Unemployment has reached record levels, but the Bank of Canada says the economic recovery foundation is now well in place.
When areas of the country reopened after the COVID-19 pandemic, Canada’s workforce added 289,600 jobs in May, most of them being full-time jobs.
The reopening of the economy of Canada is as provinces and municipalities can confidently claim, they are past the height of the spread of contagion by “flattering the curve” with more manageable caseloads and new practices in place, which enable companies to re-open safely.
This has enabled businesses to reopen in a staged manner, a practice that is expected to continue through the summer months, all following plan.
Where Canada is creating new jobs?
British Columbia introduced 43,000 jobs in May and as more people looked for work, the unemployment rate rose 1.9 percentage points to 13.4 per cent. Nearly all the rise in jobs at B.C. The services sector (+41,000), hospitality and food services (+12,000), education services (+12,000), and wholesale and retail trade (+12,000).
Nearly 80 per cent of the jobs created in Quebec. Employment in Quebec increased by 231,000 (+6.5%) and the proportion of workers who worked less than half of their usual working hours for COVID-19-related purposes dropped to 19.3% by 6.6 percentage points.
This follows a disastrous early spring in which Quebec’s unemployment rate dropped to 17 percent, a figure that has now snapped back to 13.7 percent in line with the national average. Until Statistics Canada collected data mid-May, the Quebec provincial government relaxed restrictions on a lot of industry, especially in construction from mid-April and in retail trade and manufacturing outside Montreal from May 4. Despite the slower reopening of the economy in the Montreal metropolitan census area, home to almost half of Quebec ‘s population, employment increased in May at the Montreal CMA by 97,000 (+5.3 per cent).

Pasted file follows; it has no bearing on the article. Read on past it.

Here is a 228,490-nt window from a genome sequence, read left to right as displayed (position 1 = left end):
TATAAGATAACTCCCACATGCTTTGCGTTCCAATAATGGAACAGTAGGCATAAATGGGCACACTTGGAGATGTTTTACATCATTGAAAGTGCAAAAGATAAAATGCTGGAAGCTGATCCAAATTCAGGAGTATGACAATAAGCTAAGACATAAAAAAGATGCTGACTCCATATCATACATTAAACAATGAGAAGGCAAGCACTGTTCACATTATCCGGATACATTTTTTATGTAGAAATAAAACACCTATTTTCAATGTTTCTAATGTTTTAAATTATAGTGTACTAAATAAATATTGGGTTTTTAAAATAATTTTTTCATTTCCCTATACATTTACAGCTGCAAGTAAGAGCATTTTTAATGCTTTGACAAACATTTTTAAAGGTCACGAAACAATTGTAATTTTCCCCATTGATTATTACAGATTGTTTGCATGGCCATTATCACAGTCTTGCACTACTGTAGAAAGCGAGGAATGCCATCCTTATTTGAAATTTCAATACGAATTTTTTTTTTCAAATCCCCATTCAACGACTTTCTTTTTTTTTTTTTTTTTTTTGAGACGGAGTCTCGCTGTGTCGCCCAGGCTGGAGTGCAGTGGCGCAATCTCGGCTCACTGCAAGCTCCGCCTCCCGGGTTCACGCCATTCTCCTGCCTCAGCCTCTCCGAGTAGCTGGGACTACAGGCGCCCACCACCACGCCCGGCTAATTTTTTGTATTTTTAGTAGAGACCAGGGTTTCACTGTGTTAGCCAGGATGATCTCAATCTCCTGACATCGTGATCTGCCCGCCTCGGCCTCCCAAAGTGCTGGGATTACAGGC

The number of workers working outside the home rose from 60 per cent in April to 65 per cent in May. In Quebec, the largest increase in employment has been in construction (+58,000), manufacturing (+56,000), and wholesale and retail trade (+54,000), three industries with a greater proportion of hard-to-do jobs from home. The fact that Quebec has a higher proportion of hard-to-perform off-site workers goes a long way to understanding why its rise in unemployment earlier this year was so drastic and why its recovery is so strong now.
The only province that saw a loss of net jobs in May (-65,000), was Ontario, home to Toronto. The Ontario government took a more cautious approach to reopening the economy as it collected data about jobs most limits on economic activity remained in place. We can expect the production of jobs in Ontario to expand over the summer months as it reopens.
In the meantime, Alberta ‘s unemployment currently stands at 15.5%, while Prairie’s Saskatchewan provinces (12.5%) and Manitoba (11.2%) remain stable with their staggered reopening. The unemployment rate in Newfoundland, which is the higher off the east in Canada (16.3%), is now the highest in 10,000 jobs in May while the national average is in Nova Scotia (12.7%), the PEI (13.9%) and New Brunswick (12.8 percent).
Is this summer going to build more jobs in Canada?
The recent May employment report shows an overview of the economy of Canada in earlier stages. As more companies and services reopen and provincial economies are reopening gradually, more people who were laid off in March and April can be expected to go back to work.
In addition, new workers will be fully required for some jobs, such as infrastructure projects.
There will be a large pipeline of work with rising municipal and federal investment to upgrade Canada’s aging infrastructure network and research that was identified as necessary during the pandemic. The prospect of jobs in Canada’s infrastructure remains extraordinarily strong.